Pharmaceuticals aren’t looking so hot right now.

I have several on my sell list, including **Immunomedics** (NASDAQ:IMMU[1]), **Bristol-Myers Squibb** (NYSE:BMY[2]), **Biogen Idec** (NASDAQ:BIIB[3]) and **AstraZeneca **(NASDAQ:AZN[4]). Stay far away, and don’t try to trade puts on them, either. Based on my Power Options system (in which “normal” volatility is rated 35), these stocks are all rated in the low teens and 20s.

Even **Coventry Health **(NYSE:CVH[5]), a formerly strong[6] pharmaceutical that was recently purchased[7] by Aetna, is beginning to plateau after a dramatic rise. It’s still strong, but I believe it’s reached resistance at around $43.

**Merck** (NYSE:MRK[8]) and **Novo Nordisk** (NASDAQ:NVO[9]) have both enjoyed upside trends, but they’re quiet for now — I’m not seeing much upside action in the near-term there.

However, there is one outlier in the group: **Eli Lilly** (NYSE:LLY[10]), a major pharmaceutical that has been in a steady uptrend over the past year and has had a very strong past couple months. While a pullback from this recent rally wouldn’t be a surprise, as long as it doesn’t morph into a larger sell-off, this position should be safe. Lilly is scheduled to report earnings[11] on Oct. 23.

**Recommendation**: Buy Lilly Jan 52.5 Call options at $1.05 or lower (when the stock is around $50.60). After entry, take profits if the stock price hits $52.60. At this point, the option should be around $1.90, giving you at least an 80% return. Exit if the stock closes below $49.60. The price of the calls would be about 70 cents at that point.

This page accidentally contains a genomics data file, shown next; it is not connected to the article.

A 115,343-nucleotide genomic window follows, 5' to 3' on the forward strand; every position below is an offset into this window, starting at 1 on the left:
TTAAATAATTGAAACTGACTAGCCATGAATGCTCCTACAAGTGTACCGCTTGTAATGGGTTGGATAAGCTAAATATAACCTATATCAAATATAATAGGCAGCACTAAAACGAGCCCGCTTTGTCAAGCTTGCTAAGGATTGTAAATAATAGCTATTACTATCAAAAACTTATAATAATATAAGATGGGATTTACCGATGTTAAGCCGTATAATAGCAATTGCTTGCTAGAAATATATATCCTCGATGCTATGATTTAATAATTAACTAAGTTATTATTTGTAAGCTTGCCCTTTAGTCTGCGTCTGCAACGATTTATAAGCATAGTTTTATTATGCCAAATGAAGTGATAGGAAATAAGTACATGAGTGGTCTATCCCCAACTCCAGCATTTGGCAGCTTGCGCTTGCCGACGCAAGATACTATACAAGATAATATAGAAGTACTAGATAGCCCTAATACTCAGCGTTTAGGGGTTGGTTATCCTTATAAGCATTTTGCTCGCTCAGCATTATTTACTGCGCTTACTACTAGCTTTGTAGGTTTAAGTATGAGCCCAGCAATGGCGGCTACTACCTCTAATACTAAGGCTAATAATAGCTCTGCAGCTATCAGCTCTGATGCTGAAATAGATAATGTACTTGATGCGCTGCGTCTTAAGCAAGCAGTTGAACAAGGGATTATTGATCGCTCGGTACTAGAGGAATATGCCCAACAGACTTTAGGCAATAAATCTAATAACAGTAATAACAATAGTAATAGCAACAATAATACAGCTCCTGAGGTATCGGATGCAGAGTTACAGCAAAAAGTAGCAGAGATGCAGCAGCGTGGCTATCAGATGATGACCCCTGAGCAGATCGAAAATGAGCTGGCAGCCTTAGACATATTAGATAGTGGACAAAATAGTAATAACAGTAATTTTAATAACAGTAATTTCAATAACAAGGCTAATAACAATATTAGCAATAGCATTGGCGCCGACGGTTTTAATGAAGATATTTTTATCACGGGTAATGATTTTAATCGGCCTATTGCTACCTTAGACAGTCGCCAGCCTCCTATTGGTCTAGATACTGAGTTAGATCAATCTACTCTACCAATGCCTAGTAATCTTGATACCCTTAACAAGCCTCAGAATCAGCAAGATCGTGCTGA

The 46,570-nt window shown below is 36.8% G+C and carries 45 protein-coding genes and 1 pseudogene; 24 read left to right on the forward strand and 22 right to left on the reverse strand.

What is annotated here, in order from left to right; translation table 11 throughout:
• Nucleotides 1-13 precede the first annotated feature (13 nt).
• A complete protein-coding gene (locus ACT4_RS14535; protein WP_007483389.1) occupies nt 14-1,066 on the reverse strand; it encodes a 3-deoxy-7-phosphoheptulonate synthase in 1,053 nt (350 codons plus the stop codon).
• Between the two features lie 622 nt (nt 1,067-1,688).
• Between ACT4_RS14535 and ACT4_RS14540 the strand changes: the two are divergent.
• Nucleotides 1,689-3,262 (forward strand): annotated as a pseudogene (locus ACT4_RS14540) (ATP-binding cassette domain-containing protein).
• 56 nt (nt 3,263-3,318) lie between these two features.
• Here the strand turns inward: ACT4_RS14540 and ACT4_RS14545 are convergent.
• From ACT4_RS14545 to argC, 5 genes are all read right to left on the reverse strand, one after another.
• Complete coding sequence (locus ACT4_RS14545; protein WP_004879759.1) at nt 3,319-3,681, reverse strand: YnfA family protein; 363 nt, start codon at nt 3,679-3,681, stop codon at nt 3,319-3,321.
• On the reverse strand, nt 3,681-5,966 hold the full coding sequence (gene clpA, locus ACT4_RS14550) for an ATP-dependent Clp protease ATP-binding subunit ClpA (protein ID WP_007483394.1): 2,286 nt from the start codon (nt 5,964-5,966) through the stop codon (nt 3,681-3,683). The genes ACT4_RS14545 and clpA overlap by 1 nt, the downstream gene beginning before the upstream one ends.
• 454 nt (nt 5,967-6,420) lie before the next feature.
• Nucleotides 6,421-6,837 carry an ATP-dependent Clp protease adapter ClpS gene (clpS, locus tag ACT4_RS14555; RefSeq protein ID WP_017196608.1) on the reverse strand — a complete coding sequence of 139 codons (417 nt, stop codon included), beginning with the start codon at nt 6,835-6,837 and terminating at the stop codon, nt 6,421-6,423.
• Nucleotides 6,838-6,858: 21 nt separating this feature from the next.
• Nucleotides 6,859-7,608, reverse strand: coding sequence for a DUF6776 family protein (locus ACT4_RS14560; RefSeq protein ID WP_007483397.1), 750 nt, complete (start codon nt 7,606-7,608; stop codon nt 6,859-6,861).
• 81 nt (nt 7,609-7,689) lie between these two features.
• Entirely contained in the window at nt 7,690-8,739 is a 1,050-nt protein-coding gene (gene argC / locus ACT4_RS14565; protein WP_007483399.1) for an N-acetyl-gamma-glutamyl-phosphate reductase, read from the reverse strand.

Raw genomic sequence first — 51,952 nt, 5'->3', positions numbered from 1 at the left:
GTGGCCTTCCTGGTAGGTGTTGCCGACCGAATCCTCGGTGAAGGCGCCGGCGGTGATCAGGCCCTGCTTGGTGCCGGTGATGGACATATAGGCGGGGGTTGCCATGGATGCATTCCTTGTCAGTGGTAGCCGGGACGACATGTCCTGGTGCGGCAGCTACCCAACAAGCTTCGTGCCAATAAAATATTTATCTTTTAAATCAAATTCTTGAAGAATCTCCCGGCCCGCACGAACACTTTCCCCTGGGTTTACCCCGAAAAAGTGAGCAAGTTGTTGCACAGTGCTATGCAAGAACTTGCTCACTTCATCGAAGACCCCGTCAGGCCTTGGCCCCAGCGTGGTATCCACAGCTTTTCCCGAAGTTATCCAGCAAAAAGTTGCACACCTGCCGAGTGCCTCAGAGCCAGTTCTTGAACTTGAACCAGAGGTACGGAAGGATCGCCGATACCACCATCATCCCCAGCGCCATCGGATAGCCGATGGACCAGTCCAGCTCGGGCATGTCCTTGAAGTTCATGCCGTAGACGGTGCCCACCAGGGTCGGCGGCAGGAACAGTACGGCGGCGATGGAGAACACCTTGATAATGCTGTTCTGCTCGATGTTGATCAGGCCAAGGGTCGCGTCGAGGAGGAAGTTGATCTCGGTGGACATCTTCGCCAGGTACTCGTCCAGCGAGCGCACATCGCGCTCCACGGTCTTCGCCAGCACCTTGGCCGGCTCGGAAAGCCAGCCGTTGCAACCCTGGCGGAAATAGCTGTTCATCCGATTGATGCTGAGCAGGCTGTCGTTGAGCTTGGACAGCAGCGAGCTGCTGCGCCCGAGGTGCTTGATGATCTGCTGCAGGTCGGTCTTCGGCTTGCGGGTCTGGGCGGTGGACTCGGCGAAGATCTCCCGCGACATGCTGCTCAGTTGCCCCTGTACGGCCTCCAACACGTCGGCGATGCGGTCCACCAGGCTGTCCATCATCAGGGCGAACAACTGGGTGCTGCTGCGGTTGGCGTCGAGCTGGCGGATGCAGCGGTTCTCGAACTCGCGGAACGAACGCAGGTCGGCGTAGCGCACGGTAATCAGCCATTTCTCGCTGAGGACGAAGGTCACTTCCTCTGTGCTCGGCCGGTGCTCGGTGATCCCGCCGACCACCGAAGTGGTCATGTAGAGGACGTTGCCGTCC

According to my Power Options system, the probability of hitting our profit goal is 17%.

That might seem low, but 20% is about average for low-cost options such as these. Plus, we calculate the probability that the option will hit its target price, but the probability of returning a smaller profit is higher.

Also, our computers calculate probabilities assuming a random market. That means there’s a 50% chance that stocks will rise over the next three weeks, and a 50% chance that stocks will fall. The listed number is the average probability.

So, a call option with a 20% probability theoretically has a 40% probability in a bull market, and a zero percent chance in a bear market. The opposite is true for a put option. It has twice the probability of reaching its target price in a bear market, and a zero percent chance in a bull market.

*Ken Trester[12] is editor of the popular Maximum Options[13] program. Trester has been trading options since the first exchanges opened in 1973 with a winning streak that goes back to 1984 with money-doubling average annual profits since 1990.*